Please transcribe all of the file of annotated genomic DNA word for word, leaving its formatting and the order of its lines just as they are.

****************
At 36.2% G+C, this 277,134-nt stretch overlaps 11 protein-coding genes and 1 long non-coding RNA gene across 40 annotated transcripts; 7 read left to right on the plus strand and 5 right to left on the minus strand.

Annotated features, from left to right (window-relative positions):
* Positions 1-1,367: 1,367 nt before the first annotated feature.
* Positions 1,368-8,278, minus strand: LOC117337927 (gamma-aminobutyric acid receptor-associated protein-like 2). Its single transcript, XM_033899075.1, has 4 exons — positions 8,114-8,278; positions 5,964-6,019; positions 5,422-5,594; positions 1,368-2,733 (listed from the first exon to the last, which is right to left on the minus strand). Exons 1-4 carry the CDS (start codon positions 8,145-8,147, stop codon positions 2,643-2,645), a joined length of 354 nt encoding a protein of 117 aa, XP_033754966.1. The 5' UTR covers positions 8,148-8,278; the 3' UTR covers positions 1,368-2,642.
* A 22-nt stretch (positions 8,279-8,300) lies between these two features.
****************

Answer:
At 36.2% G+C, this 277,134-nt stretch overlaps 11 protein-coding genes and 1 long non-coding RNA gene across 40 annotated transcripts; 7 read left to right on the plus strand and 5 right to left on the minus strand.

Annotated features, from left to right (window-relative positions):
* Positions 1-1,367: 1,367 nt before the first annotated feature.
* Positions 1,368-8,278, minus strand: LOC117337927 (gamma-aminobutyric acid receptor-associated protein-like 2). Its single transcript, XM_033899075.1, has 4 exons — positions 8,114-8,278; positions 5,964-6,019; positions 5,422-5,594; positions 1,368-2,733 (listed from the first exon to the last, which is right to left on the minus strand). Exons 1-4 carry the CDS (start codon positions 8,145-8,147, stop codon positions 2,643-2,645), a joined length of 354 nt encoding a protein of 117 aa, XP_033754966.1. The 5' UTR covers positions 8,148-8,278; the 3' UTR covers positions 1,368-2,642.
* A 22-nt stretch (positions 8,279-8,300) lies between these two features.